The United States has said Moscow’s efforts to destabilize Ukraine are “part of the Russian book” after the United Kingdom issued a stern warning of an alleged plot to install a puppet government in Kiev.
Anthony Blinken, the US secretary of state, said on Sunday that Washington had been “concerned” for weeks about Russian tactics, including President Vladimir Putin’s efforts to change Kiev’s government.
He was speaking after the United Kingdom said in an emergency statement late Saturday that there was evidence that Russia was planning to install a pro-Moscow leader in Ukraine – citing a figure favored by the Kremlin.
Asked about the threat of ousting Ukrainian President Vladimir Zelensky and his government, Blinken told CBS it was “part of the Russian book.”
Russia has gathered more than 100,000 troops near the border with Ukraine and promised “the most unpredictable and severe consequences for European security” if the United States does not accept its demands to halt NATO enlargement.
Blinken told CBS that the United States remains committed to diplomacy with Russia, but at the same time builds “defense and deterrence.”
“We have now provided more security assistance to Ukraine this year than in any previous year. We have brought together allies and partners around the world. “We are preparing huge consequences for Russia if it invades Ukraine again,” he told NBC.
The United States has tried to find common ground with Moscow on issues such as arms control, but warned that Russia’s main complaints against the transatlantic military alliance – which will essentially rewrite the entire post-Cold War security order if implemented – are unacceptable.
Allies in the United States and Europe have promised “crippling” sanctions against Russia for aggression against Ukraine and have tried to uncover its plans by releasing selected intelligence, but have struggled to agree on details on how to respond.
The British Ministry of Foreign Affairs, Community and Development has named the pro-Russian leader Moscow wants to install in Ukraine as Eugene Muraev, a former Ukrainian lawmaker who owns a major television station but has provided no evidence. Muraev denied the allegation and scoffed.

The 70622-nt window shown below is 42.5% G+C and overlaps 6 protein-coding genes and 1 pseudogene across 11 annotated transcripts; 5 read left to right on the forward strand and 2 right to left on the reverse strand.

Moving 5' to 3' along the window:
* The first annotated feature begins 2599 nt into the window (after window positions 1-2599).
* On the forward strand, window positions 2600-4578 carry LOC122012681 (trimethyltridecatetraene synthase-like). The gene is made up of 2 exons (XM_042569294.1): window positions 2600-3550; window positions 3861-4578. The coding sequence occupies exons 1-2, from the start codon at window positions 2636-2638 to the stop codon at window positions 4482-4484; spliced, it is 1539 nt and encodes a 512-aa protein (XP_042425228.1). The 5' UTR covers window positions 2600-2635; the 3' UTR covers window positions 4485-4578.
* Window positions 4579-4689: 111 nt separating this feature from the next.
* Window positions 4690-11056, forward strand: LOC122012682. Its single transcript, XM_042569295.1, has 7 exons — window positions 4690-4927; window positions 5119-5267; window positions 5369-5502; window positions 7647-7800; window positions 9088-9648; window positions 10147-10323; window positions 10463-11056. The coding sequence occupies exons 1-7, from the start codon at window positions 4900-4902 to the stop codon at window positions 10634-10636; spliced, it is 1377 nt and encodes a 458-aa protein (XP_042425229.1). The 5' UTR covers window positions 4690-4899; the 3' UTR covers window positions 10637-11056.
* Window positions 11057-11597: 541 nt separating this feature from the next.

Russia’s foreign ministry has dismissed the allegations as “nonsense” and accused the United Kingdom of escalating tensions over Ukraine.
The Russian embassy in London said: “The logic is simple: don’t let a day go by without accusing Russia of preparing an” inevitable “invasion of Ukraine, and on this imaginary” basis “try to play the ideological leader of the” free world “. Defending themselves against the “autocrats”.
Tensions among Western allies erupted again over the weekend when the German navy chief resigned after saying Putin “only wants respect” and that Crimea, which was annexed by Russia in 2014, will never be returned to Ukraine.
Blinken insisted that “Germans share our concerns” about Russian aggression and were part of a united front between Europe and the United States.
“I am very convinced that there will be a unified response to everything that Russia is doing,” he said, whether Moscow is sending forces to Ukraine or resorting to “hybrid actions, cyber attacks, efforts to overthrow the government,” he told CBS.
Washington this week imposed sanctions on four people it accused of trying to destabilize Ukraine on behalf of the Russian government. Among them was Vladimir Sivkovich, a former deputy head of Ukraine’s National Security and Defense Council, whom the United Kingdom cited on Saturday as one of Ukraine’s politicians with ongoing ties to Russia’s intelligence services.
Blinken told CBS that while the United States is engaged in diplomacy, NATO “will continue to be significantly strengthened if Russia commits renewed acts of aggression.”
The United States has promised to send a written response to Russia’s draft security proposals this week after talks with Moscow in Geneva and Brussels failed to break through.